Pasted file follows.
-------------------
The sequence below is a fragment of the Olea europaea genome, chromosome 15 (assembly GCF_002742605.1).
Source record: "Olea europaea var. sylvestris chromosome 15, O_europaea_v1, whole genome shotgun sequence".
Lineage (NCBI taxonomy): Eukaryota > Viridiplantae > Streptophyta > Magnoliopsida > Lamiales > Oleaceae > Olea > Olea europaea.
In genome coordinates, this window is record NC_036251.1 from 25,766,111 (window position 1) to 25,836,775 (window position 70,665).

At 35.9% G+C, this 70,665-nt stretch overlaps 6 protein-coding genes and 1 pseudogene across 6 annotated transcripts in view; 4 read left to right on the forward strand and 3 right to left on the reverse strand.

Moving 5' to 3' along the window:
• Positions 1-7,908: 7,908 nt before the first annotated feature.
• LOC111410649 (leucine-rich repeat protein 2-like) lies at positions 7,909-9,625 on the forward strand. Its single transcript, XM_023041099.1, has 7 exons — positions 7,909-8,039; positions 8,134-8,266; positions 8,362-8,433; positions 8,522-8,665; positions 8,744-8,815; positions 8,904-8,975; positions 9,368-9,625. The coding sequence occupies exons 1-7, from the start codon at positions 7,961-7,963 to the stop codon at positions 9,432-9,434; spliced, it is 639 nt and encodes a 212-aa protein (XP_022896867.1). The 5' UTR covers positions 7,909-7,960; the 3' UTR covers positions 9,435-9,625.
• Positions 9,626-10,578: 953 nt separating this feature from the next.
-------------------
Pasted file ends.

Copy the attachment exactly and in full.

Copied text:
The sequence below is a fragment of the Olea europaea genome, chromosome 15 (assembly GCF_002742605.1).
Source record: "Olea europaea var. sylvestris chromosome 15, O_europaea_v1, whole genome shotgun sequence".
Lineage (NCBI taxonomy): Eukaryota > Viridiplantae > Streptophyta > Magnoliopsida > Lamiales > Oleaceae > Olea > Olea europaea.
In genome coordinates, this window is record NC_036251.1 from 25,766,111 (window position 1) to 25,836,775 (window position 70,665).

At 35.9% G+C, this 70,665-nt stretch overlaps 6 protein-coding genes and 1 pseudogene across 6 annotated transcripts in view; 4 read left to right on the forward strand and 3 right to left on the reverse strand.

Moving 5' to 3' along the window:
• Positions 1-7,908: 7,908 nt before the first annotated feature.
• LOC111410649 (leucine-rich repeat protein 2-like) lies at positions 7,909-9,625 on the forward strand. Its single transcript, XM_023041099.1, has 7 exons — positions 7,909-8,039; positions 8,134-8,266; positions 8,362-8,433; positions 8,522-8,665; positions 8,744-8,815; positions 8,904-8,975; positions 9,368-9,625. The coding sequence occupies exons 1-7, from the start codon at positions 7,961-7,963 to the stop codon at positions 9,432-9,434; spliced, it is 639 nt and encodes a 212-aa protein (XP_022896867.1). The 5' UTR covers positions 7,909-7,960; the 3' UTR covers positions 9,435-9,625.
• Positions 9,626-10,578: 953 nt separating this feature from the next.